PROOF – BLM Stealing Texas Land


Editor’s note: For those who are unfamiliar with the Red River land grab, the over-reaching Bureau of Land Management (BLM) is planning to seize 90,000 acres of privately-held land along the Red River in Texas. When I posted the story about the land grab on this blog, the Oklahoma public relations representative for the BLM took exception to my referring to it as a “land grab”. He saw it as “unhelpful” since he believes it is their land to take.

The land is deeded by the state of Texas and some owners’ families have held the deeds for over a hundred years, even as far back as 1804 and The Louisiana Purchase. The BLM is using court cases to support their argument and, with their unlimited taxpayer funds, they can bankrupt the farmers and ranchers who own the land in a lawsuit. The BLM is proceeding with a Resource Management Plan as if the land is theirs. 

If the government wins this case, it will forever change the way we view private land ownership in this country.

Maybe the BLM should worry about the trash and dead bodies being left by the drug cartels on BLM land and leave the citizens alone. The Wilderness areas are controlled by the BLM.  The land is off-limits to the Border Patrol in many cases because of “environmental concerns” and it is being exploited by drug smugglers and human traffickers.

It’s a complicated case, but, in the end, it’s the government’s hunger for land – land with minerals – and their deference to environmental extremism that is propelling this takeover. The following is a case made against the BLM by one of the interested parties, James Franklin.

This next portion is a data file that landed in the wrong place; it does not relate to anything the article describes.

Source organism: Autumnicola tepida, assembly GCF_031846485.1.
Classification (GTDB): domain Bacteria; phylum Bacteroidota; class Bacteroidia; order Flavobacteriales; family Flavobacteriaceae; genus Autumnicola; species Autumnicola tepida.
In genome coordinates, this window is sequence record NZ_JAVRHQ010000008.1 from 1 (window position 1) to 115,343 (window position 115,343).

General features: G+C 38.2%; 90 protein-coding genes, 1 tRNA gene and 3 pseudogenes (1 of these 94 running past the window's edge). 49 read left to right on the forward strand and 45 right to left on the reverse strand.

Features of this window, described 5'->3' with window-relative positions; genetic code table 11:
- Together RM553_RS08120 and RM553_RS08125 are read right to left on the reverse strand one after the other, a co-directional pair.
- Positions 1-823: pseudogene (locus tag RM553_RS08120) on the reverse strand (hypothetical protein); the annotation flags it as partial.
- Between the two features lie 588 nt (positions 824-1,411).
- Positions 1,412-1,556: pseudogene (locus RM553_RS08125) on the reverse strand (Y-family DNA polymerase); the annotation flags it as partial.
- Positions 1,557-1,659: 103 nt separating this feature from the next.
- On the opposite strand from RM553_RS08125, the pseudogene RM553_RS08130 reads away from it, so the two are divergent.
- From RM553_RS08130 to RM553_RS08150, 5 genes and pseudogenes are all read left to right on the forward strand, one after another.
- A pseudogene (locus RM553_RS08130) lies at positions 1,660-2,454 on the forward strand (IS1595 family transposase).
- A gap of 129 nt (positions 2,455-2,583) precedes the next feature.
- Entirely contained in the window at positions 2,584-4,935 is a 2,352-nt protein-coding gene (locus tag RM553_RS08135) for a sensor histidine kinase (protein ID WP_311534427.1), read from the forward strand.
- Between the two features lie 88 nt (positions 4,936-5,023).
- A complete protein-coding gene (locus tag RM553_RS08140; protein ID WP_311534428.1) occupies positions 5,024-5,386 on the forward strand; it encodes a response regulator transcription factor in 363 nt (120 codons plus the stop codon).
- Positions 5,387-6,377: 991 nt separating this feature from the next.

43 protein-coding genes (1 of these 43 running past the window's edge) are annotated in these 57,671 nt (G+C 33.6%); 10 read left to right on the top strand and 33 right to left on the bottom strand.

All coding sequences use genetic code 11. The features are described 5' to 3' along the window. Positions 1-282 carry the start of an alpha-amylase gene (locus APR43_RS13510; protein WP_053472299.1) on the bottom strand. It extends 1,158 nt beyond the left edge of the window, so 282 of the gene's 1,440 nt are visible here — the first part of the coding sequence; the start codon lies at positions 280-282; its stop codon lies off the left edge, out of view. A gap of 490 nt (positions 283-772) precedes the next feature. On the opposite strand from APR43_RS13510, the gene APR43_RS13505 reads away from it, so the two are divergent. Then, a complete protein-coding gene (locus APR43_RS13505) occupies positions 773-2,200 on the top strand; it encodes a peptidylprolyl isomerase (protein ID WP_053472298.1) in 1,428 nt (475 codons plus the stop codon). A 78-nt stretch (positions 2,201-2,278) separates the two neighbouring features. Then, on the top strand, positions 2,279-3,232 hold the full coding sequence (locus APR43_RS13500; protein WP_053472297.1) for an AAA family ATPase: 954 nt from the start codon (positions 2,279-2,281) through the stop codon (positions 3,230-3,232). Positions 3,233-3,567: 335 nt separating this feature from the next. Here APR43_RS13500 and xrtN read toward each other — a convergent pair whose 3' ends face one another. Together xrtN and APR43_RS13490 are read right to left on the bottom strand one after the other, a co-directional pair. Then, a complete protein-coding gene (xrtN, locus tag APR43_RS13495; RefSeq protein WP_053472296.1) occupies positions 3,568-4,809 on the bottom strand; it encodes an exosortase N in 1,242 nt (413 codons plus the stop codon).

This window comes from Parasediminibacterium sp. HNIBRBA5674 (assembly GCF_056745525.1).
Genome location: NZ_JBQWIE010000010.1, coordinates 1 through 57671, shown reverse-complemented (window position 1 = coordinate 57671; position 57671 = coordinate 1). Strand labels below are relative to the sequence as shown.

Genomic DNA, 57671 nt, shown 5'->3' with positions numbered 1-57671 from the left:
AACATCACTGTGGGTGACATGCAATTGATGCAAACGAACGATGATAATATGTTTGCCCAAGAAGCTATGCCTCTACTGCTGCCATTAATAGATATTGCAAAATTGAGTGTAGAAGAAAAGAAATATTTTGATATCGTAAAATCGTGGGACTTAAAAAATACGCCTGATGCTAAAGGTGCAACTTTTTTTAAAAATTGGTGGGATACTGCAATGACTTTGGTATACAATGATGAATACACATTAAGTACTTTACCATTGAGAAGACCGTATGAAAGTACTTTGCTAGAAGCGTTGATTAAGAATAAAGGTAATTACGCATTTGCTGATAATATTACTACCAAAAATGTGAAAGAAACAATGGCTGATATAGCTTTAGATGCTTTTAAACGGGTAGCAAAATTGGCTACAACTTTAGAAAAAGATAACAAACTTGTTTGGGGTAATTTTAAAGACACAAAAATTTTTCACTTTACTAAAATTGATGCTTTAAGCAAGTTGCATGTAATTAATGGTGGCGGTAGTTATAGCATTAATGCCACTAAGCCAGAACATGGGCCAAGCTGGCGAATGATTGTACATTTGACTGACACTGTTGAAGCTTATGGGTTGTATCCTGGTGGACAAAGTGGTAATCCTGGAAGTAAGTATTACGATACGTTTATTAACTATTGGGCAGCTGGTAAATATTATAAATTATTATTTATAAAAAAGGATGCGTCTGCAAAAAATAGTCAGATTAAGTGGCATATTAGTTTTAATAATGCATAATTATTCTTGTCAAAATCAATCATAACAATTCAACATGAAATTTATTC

PROOF – BLM Stealing Texas Land

by James Robert Franklin, pictured below.

James Robert Franklin

According to a recent Bureau of Land Management statement, the Federal Government is not expanding it’s holdings on the Red River between Texas and Oklahoma.

However if that were true, why would prominent and established politicians such as Gov. Rick Perry, Sen. Ted Cruz, Texas Land Commissioner Jerry Patterson, and Texas Attorney General Greg Abbott, risk their careers and reputations by speaking out against an imminent BLM land grab in Texas?

A BLM spokesperson also assured me during a recent interview that the BLM is not interested in the “surface management” of what they refer to as the “Red River Management Area” (RRMA) but just like their claim of stewardship over 116 miles (or more than 90,000 acres) of Texas land, this is an utter falsehood.

The fact is, the Bureau of Land Management is expanding  their holdings along the border between Texas and Oklahoma and I can prove it.

Concerning the issue of Surface Management:

On the Bureau of Land Management’s website there is a recent document that mentions the RRMA, only once, under the sub-heading: BLM Oklahoma Field Office Mission – Surface Management. How about that? The very first area mentioned in the portion of the document dealing with surface-management is none other than RRMA!

Oddly enough, in my second interview with the same Oklahoma BLM spokesperson, I was told some of the specific ways in which the BLM intends to manage the surface of the RRMA.


ATV’s on the Red River.

For all of you that enjoy your weekends along the Red River, near the HWY 79 bridge between Beyers, Texas and Waurika, Oklahoma, enjoy it while you can. The BLM was there just recently with Texas DOT [Department of Transportation] officials and in their estimation your recreation is damaging the bridge supports in addition to ruining the environment.

Over the past few weeks there’s been a lot of talk concerning exactly how the Red River has changed its course over the years and thereby altered the land around it. Presumably, this disputed fact has some bearing on who owns and/or manages the land on either side of the river.

There is a legal tradition for this, known as Riparian Law, which dates back to Roman times. However, according to the Bureau of Land Management, this common law standard has no bearing on their position. In fact the BLM operates under the US Dept of Interior’s Riparian Policy. In interest of full disclosure the DOI itself lists this policy as an opinion, as its web address makes clear: .